Our current approach to supporting our most vulnerable isn’t working. If a consumer defaults on their student loan debt they can have their wages, tax returns, disability, and social security income garnished without a court order. If a TLC driver, who makes about $22,000 a year, cannot earn enough to pay back the $600,000 he owes to the bank for his taxi medallion there’s no net to catch him (even if the city was complicit in steering him towards that loan). If a family of four is living in NYCHA housing, odds are that they have been living without hot water, heating, or intermittent electricity and gas. COVID has only exacerbated the harsh reality for far too many New Yorkers on everything from homelessness to education. We cannot tinker around the edges of this worsening reality. We must respond with a new and robust approach.
If elected, I fully support pursuing the creation of a basic income program for our most vulnerable New York City residents. I agree with mayoral candidate Andrew Yang’s policy goal of ending extreme poverty in our city and would work with him, if we are both elected, to fund that goal. No work requirement needs to be fulfilled and no test needs to be passed. By the numbers, the 500,000 New Yorkers living in extreme poverty would benefit from $2,000 of cash relief per annum to start. That totals $1 billion per annum of our city budget. Once this program develops and expands it will be well worth the cost.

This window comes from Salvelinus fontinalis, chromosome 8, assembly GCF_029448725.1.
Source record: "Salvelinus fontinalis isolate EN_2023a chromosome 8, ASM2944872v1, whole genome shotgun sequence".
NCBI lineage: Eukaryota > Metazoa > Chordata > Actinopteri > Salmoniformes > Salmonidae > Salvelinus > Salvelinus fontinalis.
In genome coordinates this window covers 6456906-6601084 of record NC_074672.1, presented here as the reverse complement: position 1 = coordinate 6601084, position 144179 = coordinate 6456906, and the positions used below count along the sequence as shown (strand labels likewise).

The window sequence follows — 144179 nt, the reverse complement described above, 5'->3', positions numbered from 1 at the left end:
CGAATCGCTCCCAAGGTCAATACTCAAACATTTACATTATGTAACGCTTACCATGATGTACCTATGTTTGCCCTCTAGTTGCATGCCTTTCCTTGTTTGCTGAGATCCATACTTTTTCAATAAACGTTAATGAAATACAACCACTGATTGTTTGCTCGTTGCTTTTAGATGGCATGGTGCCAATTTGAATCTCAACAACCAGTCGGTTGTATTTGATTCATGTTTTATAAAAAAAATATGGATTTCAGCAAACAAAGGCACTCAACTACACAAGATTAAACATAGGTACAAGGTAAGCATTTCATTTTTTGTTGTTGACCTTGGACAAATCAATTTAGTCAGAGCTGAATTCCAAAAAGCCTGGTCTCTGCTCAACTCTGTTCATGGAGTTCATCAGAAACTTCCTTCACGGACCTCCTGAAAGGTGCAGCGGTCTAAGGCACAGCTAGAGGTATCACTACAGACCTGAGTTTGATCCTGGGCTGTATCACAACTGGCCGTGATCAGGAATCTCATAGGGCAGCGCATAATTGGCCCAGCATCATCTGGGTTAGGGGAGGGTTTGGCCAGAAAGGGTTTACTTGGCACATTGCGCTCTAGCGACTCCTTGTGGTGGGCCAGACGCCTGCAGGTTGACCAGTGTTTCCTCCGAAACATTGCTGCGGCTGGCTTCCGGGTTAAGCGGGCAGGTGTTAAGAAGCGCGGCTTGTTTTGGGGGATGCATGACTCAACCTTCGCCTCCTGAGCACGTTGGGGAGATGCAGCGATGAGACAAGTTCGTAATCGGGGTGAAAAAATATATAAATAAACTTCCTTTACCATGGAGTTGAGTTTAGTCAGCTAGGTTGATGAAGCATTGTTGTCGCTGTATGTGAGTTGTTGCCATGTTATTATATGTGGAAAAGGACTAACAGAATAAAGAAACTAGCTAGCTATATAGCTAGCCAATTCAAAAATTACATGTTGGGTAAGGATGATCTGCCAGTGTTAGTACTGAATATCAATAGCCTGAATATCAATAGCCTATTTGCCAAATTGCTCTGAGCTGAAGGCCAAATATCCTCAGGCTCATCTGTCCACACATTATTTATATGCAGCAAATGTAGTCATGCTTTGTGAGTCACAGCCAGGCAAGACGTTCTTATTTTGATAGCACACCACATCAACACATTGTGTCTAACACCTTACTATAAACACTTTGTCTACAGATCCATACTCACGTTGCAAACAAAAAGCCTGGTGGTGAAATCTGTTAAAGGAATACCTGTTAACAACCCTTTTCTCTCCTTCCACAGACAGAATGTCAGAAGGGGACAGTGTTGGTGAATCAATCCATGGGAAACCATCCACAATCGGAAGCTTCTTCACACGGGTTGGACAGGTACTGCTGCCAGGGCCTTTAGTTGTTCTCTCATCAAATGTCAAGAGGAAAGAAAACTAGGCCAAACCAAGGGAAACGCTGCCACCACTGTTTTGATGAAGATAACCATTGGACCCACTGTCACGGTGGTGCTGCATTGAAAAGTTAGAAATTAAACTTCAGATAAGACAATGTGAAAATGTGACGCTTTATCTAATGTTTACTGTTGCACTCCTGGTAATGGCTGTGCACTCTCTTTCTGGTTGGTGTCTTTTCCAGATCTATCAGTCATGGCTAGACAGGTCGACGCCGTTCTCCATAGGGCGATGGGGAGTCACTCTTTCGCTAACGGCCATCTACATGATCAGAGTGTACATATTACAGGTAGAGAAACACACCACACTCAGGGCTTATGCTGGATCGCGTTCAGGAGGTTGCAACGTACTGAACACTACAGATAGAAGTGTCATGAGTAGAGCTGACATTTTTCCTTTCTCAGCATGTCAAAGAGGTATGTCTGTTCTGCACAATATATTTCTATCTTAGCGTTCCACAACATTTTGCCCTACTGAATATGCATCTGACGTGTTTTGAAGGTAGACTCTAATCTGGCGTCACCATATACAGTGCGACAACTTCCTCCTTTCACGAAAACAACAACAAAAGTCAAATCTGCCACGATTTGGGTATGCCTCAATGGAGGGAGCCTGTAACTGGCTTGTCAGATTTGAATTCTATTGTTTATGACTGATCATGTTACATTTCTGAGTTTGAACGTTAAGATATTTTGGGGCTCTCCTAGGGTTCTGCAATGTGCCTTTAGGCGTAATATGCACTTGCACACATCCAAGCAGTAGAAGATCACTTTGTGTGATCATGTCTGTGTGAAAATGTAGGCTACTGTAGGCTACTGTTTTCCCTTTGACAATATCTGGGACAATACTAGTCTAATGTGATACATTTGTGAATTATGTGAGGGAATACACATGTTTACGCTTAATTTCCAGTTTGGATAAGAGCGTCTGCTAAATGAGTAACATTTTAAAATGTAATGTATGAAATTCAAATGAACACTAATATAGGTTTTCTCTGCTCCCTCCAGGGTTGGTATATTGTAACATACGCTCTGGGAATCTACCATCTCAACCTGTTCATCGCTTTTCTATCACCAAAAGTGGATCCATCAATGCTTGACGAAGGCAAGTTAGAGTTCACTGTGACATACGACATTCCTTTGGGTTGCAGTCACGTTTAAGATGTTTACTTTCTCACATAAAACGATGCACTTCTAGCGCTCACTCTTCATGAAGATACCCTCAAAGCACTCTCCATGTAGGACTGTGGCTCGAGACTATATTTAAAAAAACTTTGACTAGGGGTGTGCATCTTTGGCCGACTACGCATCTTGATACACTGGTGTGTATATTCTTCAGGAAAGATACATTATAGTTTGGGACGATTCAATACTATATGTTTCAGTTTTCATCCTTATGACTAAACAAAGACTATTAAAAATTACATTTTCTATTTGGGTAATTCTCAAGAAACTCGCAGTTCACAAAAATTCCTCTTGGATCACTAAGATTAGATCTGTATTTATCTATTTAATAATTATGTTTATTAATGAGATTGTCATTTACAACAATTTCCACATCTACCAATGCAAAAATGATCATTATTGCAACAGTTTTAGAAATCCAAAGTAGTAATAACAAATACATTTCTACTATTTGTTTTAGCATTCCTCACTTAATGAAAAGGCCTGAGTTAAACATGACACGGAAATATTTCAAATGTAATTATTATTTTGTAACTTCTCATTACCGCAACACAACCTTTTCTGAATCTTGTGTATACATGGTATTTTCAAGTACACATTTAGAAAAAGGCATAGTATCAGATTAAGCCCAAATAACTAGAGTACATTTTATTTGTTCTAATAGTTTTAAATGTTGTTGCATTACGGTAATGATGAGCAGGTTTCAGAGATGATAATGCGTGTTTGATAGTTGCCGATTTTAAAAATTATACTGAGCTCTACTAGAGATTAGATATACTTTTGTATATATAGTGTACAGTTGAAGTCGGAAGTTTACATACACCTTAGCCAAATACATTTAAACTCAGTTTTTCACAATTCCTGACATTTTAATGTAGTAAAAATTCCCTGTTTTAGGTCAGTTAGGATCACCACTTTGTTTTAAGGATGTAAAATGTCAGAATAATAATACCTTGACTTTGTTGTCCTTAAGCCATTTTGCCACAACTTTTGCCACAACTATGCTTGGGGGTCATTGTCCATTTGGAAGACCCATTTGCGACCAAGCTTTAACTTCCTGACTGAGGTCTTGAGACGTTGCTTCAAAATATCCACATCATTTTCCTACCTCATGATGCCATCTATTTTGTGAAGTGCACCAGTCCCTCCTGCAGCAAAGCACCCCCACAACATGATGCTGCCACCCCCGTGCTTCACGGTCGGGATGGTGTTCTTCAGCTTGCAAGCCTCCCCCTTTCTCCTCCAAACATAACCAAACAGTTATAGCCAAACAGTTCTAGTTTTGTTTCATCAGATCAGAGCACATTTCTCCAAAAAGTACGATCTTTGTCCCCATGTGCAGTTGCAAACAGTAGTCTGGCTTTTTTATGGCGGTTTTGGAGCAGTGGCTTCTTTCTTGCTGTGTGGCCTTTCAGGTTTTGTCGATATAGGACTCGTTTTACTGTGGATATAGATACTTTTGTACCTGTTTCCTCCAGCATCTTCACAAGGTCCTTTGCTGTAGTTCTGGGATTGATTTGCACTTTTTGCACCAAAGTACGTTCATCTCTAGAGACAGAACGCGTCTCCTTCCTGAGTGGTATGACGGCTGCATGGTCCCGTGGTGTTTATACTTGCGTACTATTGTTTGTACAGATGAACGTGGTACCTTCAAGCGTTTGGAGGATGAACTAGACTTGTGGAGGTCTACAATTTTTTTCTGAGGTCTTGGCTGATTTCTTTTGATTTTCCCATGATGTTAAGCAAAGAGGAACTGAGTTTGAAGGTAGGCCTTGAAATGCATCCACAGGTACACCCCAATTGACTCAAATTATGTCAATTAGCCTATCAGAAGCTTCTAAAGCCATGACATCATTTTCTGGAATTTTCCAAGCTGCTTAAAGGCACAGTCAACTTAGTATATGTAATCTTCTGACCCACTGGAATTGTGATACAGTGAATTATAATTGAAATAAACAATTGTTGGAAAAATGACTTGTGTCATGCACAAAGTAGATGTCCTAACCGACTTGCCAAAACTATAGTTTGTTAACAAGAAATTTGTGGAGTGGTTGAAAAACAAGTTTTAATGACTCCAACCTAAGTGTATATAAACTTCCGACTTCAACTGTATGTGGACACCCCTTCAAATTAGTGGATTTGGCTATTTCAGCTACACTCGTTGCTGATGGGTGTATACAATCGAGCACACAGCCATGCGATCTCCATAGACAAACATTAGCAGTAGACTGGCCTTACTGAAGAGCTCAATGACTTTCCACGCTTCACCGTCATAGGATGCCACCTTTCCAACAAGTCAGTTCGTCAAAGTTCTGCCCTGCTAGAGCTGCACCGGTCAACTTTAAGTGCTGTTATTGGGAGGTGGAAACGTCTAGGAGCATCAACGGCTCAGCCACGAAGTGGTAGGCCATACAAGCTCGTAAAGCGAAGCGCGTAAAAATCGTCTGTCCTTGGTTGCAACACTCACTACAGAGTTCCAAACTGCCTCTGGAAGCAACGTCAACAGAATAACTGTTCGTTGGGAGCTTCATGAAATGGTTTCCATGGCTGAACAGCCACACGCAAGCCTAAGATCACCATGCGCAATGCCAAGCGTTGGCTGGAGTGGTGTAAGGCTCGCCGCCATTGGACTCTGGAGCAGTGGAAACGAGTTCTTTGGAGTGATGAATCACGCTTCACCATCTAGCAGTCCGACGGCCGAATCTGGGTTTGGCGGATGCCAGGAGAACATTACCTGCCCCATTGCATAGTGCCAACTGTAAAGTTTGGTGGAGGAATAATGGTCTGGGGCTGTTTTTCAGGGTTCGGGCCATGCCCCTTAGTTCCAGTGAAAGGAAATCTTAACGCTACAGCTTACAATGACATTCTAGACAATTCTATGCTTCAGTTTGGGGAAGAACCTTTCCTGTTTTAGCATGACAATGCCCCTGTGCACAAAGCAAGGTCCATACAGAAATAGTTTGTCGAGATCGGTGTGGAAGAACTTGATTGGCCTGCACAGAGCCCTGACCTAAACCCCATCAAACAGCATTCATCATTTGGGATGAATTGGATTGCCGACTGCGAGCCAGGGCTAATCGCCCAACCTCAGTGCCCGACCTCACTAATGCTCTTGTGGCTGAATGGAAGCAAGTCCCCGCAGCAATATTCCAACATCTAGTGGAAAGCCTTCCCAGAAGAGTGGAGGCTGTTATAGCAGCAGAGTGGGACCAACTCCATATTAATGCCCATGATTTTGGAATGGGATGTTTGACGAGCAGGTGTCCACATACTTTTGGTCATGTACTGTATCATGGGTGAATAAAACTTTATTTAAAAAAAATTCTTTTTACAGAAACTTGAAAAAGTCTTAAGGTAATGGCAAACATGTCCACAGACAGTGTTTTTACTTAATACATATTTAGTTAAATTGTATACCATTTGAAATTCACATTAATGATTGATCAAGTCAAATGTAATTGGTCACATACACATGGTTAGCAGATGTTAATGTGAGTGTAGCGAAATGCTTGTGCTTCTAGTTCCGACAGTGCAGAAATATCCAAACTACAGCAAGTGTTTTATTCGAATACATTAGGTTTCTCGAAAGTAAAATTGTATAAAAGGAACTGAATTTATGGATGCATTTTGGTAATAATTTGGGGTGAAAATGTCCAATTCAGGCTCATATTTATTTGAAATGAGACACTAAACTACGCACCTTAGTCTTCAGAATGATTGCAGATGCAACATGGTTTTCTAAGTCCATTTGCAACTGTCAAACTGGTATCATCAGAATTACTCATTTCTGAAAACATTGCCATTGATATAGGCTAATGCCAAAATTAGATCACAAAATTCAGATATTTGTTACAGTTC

Such a program would strike at the heart of some of our city’s most pressing issues; homelessness, crime, and food insecurity. It would improve the mental and physical health of our most vulnerable, reduce instances of homelessness, hospitalization, and incarceration. UBI will foster job creation, economic development, and the long overdue equity that our city needs.
Here in District 29, we have been hurting for a long time. 1 out of 3 residents in Forest Hills, Rego Park, Kew Gardens, and Richmond Hill are severely rent burdened, paying more than 50% of their income just on rent. Food insecurity is rampant. Homelessness and crime have slowly but surely increased. This bold new approach has the potential to lift not only our district but every district into greater health, economic security, and public safety.
New York City already has the funding, the agencies, and the outreach capability in place to start this basic income program. All that is needed is the political will to act. If elected, I will actively support this effort.